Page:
No Matter How You Slice It, Consumers Should Be What Matters in Subway Antitrust Investigation
November 28th, 2023
Food is the theme of this season, in antitrust as it is on dinner tables.
The Federal Trade Commission is launching an investigation into Roark Capital’s almost $10 billion acquisition of the Subway sandwich shop chain.
Roark is a private-equity firm that owns Dunkin Brands, Arby’s, Jimmy John’s, and other major chains. On the one hand, Subway CEO insists that its 20,000 restaurants will not be combined with other chains. On the other hand, a source told The New York Post that FTC considers all businesses owned by a private equity firm worthy of treatment as the same operation.
The Post reports that if the merger is broken up by the government within 12 months, Roark Capital has agreed to pay Subway $360 million.
In another food-related development, a jury in a federal court in Illinois found the two largest egg producers, Cal-Maine Foods Inc., and Rose Acre Farms Inc., along with egg-industry trade groups, liable for restricting the national supply of eggs in order to raise prices from 2004 to 2008. The verdict was a big win for General Mills, Inc., a unit of Kraft Heinz Co., Kellogg, and Nestle SA.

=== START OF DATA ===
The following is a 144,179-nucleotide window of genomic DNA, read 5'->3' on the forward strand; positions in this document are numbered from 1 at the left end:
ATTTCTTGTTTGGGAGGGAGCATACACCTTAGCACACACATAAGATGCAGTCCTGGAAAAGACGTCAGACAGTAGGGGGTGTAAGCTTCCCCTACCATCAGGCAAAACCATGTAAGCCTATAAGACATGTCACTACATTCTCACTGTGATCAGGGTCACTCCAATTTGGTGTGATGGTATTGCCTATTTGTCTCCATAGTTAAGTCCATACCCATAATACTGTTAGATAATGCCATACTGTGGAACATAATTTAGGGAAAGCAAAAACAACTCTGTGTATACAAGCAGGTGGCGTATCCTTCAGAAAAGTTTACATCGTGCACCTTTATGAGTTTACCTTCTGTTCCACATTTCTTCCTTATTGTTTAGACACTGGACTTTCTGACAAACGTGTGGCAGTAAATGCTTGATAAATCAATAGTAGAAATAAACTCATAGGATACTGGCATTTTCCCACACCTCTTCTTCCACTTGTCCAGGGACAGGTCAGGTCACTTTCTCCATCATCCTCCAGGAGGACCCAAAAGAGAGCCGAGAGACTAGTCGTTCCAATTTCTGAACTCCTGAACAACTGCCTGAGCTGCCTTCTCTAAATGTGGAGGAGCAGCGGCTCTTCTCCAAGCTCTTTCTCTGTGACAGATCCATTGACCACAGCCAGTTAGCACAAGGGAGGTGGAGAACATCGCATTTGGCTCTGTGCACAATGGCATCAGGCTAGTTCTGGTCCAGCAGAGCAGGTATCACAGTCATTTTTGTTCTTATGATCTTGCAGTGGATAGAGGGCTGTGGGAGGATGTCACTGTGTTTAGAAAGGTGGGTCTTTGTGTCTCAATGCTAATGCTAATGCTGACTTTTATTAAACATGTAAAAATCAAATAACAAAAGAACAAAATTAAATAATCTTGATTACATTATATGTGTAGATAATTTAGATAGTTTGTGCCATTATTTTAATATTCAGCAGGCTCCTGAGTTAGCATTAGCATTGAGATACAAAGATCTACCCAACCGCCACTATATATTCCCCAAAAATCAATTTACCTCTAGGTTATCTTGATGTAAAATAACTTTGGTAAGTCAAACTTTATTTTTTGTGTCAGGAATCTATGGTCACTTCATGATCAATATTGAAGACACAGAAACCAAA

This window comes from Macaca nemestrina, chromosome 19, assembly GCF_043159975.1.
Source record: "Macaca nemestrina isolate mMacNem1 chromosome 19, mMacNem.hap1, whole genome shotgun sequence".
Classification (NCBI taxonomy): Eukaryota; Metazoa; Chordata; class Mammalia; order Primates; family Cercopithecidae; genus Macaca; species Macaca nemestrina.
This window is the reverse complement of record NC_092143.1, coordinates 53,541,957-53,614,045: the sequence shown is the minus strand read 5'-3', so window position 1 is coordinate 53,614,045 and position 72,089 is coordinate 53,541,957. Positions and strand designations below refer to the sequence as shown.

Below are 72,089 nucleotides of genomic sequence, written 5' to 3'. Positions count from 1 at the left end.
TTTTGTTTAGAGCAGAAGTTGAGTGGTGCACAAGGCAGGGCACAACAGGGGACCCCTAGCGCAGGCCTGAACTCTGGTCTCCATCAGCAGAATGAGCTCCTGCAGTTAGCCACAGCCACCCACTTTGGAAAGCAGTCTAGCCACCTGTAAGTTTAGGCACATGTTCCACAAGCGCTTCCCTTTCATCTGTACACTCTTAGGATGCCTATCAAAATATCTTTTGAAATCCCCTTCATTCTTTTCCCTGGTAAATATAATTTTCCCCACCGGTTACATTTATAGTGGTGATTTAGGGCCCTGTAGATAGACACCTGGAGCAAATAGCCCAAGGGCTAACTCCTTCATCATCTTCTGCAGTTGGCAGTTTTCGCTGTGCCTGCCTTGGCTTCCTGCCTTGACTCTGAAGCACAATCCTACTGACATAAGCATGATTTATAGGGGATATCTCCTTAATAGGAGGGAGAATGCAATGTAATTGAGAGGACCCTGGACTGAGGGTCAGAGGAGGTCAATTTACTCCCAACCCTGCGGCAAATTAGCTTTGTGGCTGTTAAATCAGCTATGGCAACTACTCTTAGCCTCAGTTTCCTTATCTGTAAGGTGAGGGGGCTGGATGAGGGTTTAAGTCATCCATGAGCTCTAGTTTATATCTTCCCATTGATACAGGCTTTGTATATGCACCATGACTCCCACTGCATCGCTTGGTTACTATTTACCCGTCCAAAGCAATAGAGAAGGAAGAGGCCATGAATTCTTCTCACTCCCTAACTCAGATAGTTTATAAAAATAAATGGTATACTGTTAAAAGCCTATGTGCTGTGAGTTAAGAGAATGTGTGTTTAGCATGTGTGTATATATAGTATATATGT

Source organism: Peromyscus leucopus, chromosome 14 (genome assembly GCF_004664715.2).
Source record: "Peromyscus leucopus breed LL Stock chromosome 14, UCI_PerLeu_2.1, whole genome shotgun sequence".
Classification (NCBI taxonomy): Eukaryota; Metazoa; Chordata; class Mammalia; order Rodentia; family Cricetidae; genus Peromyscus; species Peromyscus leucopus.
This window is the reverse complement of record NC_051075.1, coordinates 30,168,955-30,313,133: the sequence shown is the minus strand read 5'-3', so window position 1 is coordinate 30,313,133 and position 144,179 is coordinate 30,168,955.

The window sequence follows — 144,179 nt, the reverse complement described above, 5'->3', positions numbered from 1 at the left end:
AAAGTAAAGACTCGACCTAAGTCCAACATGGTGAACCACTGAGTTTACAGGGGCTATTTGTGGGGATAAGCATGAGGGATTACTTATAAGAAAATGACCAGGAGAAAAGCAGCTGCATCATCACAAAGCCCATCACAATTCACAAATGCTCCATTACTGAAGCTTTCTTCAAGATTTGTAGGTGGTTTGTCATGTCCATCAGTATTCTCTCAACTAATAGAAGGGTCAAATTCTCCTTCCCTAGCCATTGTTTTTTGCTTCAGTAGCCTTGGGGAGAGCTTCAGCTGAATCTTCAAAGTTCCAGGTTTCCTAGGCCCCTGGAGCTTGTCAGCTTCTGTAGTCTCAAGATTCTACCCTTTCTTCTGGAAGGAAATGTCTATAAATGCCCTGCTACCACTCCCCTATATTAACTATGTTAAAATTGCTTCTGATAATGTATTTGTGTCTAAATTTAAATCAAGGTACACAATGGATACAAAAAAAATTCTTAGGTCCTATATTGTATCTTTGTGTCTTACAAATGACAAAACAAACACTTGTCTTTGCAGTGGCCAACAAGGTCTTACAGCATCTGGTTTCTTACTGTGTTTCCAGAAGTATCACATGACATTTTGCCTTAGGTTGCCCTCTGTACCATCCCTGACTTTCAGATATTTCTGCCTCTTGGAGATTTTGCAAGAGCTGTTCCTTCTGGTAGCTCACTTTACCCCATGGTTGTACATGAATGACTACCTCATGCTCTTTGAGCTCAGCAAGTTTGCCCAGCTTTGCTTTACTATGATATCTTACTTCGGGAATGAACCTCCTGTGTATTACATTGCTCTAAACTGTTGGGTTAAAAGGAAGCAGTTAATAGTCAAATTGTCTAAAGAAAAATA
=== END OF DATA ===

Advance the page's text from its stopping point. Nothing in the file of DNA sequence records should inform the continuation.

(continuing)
Damages will be decided in a two-day trial scheduled to begin on Nov. 29. What does the Antitrust Education Project have to say?
The public will be well served if the courts and FTC adhere to the consumer welfare standard. Are consumers likely to be harmed by the prospect of higher sandwich prices? Were they harmed by higher food prices because of the price of eggs? Can those harms be quantified? And, regarding Subway, is the market elastic enough to continue supply competition?
There are nine sandwich places near me ranging from chains like Jersey Mike’s Subs and Firehouse Subs, as well as a Subway, and at least a half dozen independent restaurants. I find it a little hard to believe that anyone could come close to monopoly pricing in sandwich-making, a business with a low-barrier to entry. But I am willing to be persuaded otherwise if the facts can be marshalled from the perspective of consumer welfare.